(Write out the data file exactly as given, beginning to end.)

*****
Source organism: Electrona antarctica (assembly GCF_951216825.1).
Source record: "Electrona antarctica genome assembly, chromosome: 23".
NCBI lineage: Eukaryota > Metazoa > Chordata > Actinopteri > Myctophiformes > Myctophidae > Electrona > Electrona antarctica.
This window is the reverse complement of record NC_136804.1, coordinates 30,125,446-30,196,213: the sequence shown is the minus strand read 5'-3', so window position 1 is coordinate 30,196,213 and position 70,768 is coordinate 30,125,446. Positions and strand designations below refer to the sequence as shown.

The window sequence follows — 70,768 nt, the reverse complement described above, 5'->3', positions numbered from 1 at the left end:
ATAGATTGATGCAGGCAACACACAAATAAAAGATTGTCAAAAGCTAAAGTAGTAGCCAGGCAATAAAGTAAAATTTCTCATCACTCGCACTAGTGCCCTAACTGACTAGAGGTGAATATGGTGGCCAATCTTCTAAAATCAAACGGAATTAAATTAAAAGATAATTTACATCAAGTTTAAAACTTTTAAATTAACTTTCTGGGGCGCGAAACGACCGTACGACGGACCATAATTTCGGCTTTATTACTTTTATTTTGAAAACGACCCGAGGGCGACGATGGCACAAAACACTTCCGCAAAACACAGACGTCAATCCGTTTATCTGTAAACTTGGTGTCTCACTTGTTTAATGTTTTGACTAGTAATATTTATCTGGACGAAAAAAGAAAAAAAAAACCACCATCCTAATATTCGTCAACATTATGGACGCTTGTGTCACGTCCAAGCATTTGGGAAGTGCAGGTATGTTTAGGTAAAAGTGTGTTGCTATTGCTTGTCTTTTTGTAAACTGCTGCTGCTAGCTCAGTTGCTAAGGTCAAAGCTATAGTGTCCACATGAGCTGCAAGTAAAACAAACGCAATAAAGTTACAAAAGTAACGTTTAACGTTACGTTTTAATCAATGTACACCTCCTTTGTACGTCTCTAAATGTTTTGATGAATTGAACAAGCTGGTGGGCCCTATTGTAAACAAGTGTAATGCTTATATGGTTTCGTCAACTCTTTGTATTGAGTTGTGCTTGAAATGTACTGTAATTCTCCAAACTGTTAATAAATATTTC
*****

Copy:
Source organism: Electrona antarctica (assembly GCF_951216825.1).
Source record: "Electrona antarctica genome assembly, chromosome: 23".
NCBI lineage: Eukaryota > Metazoa > Chordata > Actinopteri > Myctophiformes > Myctophidae > Electrona > Electrona antarctica.
This window is the reverse complement of record NC_136804.1, coordinates 30,125,446-30,196,213: the sequence shown is the minus strand read 5'-3', so window position 1 is coordinate 30,196,213 and position 70,768 is coordinate 30,125,446. Positions and strand designations below refer to the sequence as shown.

The window sequence follows — 70,768 nt, the reverse complement described above, 5'->3', positions numbered from 1 at the left end:
ATAGATTGATGCAGGCAACACACAAATAAAAGATTGTCAAAAGCTAAAGTAGTAGCCAGGCAATAAAGTAAAATTTCTCATCACTCGCACTAGTGCCCTAACTGACTAGAGGTGAATATGGTGGCCAATCTTCTAAAATCAAACGGAATTAAATTAAAAGATAATTTACATCAAGTTTAAAACTTTTAAATTAACTTTCTGGGGCGCGAAACGACCGTACGACGGACCATAATTTCGGCTTTATTACTTTTATTTTGAAAACGACCCGAGGGCGACGATGGCACAAAACACTTCCGCAAAACACAGACGTCAATCCGTTTATCTGTAAACTTGGTGTCTCACTTGTTTAATGTTTTGACTAGTAATATTTATCTGGACGAAAAAAGAAAAAAAAAACCACCATCCTAATATTCGTCAACATTATGGACGCTTGTGTCACGTCCAAGCATTTGGGAAGTGCAGGTATGTTTAGGTAAAAGTGTGTTGCTATTGCTTGTCTTTTTGTAAACTGCTGCTGCTAGCTCAGTTGCTAAGGTCAAAGCTATAGTGTCCACATGAGCTGCAAGTAAAACAAACGCAATAAAGTTACAAAAGTAACGTTTAACGTTACGTTTTAATCAATGTACACCTCCTTTGTACGTCTCTAAATGTTTTGATGAATTGAACAAGCTGGTGGGCCCTATTGTAAACAAGTGTAATGCTTATATGGTTTCGTCAACTCTTTGTATTGAGTTGTGCTTGAAATGTACTGTAATTCTCCAAACTGTTAATAAATATTTC